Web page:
Over the holidays, replacing the furnace filter could help protect people from COVID-19 indoors

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On November 24, 2020

Photo of Ph.D. student Weixing Hao working at the lab used to study bioaerosols

Ph.D. student Weixing Hao works in Dr. Yang Wang’s lab with an environmental chamber used to analyze bioaerosols.

Amid the food, gifts and well wishes, the holidays could have a new star – a furnace filter. Until a vaccine is ready, a high-efficiency furnace filter used along with other precautions could help protect people from COVID-19 as they spend more time together indoors.

Dr. Yang Wang, assistant professor of civil, architectural and environmental engineering at Missouri S&T, is leading a team of researchers to study the particles – called bioaerosols – released by people when they speak, sing or cough. They are observing how viruses travel through the air, how time and environmental conditions affect the viability of viruses, and how proper ventilation can help control viral spread.                                             

“What we’re seeing is that particles as large as 10 microns can remain airborne for several minutes after being generated by coughing or speaking,” Wang says. “If someone has a high virus load and speaks or coughs, that’s going to generate more airborne viruses.”

Dr. Guang Xu, associate professor of mining engineering at Missouri S&T and co-investigator on the project, is an expert in ventilation. He is running simulations in the laboratory’s environmental chamber using bioaerosols that contain pathogens similar to SARS-CoV-2, the virus that causes COVID-19. Another co-investigator, S&T biological sciences professor Dr. Yue Wern Huang, is providing biological analysis of the bioaerosols. The project is funded by a $330,000 grant from the National Science Foundation.

Wang points out that the Environmental Protection Agency recommends air filters with a rating of at least MERV 13 for homeowners who want to improve general indoor air quality. A higher MERV (Minimum Efficiency Reporting Values) rating means the filter can trap smaller particles, including viruses. Wang says that as people gather over the holidays, a portable air filter could provide additional protection, and it can be a simple do-it-yourself device. Wang says a box fan with air filters taped to the front and back can provide additional air filtration.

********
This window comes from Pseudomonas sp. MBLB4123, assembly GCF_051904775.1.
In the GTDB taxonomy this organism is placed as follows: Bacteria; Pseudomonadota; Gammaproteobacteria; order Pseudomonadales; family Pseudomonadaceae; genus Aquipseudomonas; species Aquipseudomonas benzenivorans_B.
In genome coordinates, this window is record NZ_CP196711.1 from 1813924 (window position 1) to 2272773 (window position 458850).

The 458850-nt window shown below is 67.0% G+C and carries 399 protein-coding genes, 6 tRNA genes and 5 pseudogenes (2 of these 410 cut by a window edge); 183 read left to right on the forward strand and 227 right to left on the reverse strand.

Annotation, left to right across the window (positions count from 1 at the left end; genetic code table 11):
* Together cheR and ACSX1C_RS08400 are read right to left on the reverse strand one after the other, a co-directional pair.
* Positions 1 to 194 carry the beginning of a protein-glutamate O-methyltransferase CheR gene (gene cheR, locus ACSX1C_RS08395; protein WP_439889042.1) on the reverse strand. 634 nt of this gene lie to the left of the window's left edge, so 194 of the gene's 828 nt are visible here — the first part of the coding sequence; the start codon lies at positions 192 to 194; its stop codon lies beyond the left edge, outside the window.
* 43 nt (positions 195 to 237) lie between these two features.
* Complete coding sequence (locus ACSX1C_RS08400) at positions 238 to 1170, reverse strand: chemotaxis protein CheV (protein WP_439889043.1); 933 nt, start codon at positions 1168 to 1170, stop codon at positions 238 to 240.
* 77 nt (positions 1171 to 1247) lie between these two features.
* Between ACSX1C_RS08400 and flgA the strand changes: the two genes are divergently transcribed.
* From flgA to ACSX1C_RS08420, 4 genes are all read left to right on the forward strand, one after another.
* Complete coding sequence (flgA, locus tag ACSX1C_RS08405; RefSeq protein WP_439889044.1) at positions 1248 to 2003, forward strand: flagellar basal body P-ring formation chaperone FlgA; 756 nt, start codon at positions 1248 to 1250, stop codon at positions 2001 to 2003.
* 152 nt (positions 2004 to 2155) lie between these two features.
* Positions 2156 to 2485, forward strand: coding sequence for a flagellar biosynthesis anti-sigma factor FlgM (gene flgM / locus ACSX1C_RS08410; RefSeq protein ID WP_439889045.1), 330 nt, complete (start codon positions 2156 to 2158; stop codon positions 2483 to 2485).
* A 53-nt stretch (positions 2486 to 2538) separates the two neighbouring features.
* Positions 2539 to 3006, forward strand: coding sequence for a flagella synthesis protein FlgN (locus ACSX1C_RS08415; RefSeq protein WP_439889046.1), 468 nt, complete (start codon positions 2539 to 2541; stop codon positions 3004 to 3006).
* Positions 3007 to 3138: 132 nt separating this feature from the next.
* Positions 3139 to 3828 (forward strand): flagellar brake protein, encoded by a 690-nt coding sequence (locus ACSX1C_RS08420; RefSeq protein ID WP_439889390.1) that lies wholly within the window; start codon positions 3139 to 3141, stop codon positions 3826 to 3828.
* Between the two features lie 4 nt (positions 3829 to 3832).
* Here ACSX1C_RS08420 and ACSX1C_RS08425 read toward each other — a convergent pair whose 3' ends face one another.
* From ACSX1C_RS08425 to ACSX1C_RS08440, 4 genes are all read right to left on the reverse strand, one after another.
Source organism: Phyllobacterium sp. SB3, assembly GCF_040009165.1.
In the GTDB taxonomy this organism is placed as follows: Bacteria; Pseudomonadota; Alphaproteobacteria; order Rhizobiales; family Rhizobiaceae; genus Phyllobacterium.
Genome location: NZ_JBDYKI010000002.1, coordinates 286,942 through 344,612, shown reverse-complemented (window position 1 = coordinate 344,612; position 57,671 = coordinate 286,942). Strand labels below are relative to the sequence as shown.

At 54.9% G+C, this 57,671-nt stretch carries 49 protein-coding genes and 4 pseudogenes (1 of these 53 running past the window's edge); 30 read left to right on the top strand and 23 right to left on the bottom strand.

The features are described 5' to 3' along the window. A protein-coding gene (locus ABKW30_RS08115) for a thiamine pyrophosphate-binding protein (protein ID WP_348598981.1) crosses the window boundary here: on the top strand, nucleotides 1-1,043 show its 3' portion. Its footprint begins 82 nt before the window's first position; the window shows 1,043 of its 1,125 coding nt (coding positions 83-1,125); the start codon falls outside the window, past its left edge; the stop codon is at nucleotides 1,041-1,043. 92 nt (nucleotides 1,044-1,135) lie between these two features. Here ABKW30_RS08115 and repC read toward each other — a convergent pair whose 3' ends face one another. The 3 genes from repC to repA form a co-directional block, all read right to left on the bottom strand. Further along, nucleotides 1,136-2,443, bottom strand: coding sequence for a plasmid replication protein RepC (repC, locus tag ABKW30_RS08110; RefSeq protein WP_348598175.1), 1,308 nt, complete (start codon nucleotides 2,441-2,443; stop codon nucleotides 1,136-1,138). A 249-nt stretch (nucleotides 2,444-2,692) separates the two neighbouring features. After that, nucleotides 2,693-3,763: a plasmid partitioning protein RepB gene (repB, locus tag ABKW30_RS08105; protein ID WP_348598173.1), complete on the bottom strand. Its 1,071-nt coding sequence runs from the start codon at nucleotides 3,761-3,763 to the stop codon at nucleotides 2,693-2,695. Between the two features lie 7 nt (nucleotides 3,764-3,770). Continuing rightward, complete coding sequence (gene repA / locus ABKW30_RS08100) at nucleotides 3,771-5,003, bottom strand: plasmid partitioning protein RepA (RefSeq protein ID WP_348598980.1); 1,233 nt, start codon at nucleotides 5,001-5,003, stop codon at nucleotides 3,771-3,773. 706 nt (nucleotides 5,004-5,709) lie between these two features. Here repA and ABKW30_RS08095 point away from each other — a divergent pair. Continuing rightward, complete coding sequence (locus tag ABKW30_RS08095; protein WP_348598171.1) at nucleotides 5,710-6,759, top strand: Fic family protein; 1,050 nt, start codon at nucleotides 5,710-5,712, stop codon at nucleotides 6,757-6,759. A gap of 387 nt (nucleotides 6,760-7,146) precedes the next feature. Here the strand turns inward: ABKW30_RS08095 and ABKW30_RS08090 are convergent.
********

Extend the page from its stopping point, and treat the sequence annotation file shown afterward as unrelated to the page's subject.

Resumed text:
“In businesses, homes and schools, ventilation systems need to work well and have high-efficiency filters to help slow the spread of COVID-19,” says Wang. “But filters alone are not enough. People also need to follow the simple guidelines of wearing a mask, maintaining physical distancing and washing their hands thoroughly and often.”

About Missouri University of Science and Technology

Founded in 1870 as the University of Missouri School of Mines and Metallurgy, Missouri University of Science and Technology (Missouri S&T) is a STEM-focused research university of over 7,600 students and part of the four-campus University of Missouri System. Located in Rolla, Missouri S&T offers 99 different degree programs in 40 areas of study, including engineering, education, the sciences, business and information technology, the humanities, and the liberal arts. Missouri S&T is known globally and is highly ranked for providing a high return on tuition investment, exceptional career opportunities for graduates, and an emphasis on applied, hands-on learning through student design teams and cooperative education and internship opportunities. For more information about Missouri S&T, visit mst.edu.

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One thought on “Over the holidays, replacing the furnace filter could help protect people from COVID-19 indoors”

  • David G. Sizemore says:

    Excellent work that can make us safer. MO S&T continues to lead- congratulations to our student expert!

    I also recommend getting the ASRAE standards which were updated and available on the web
    detailing this issue that match well with this study!
    Have a safe Thanksgiving- things will be better in 2021/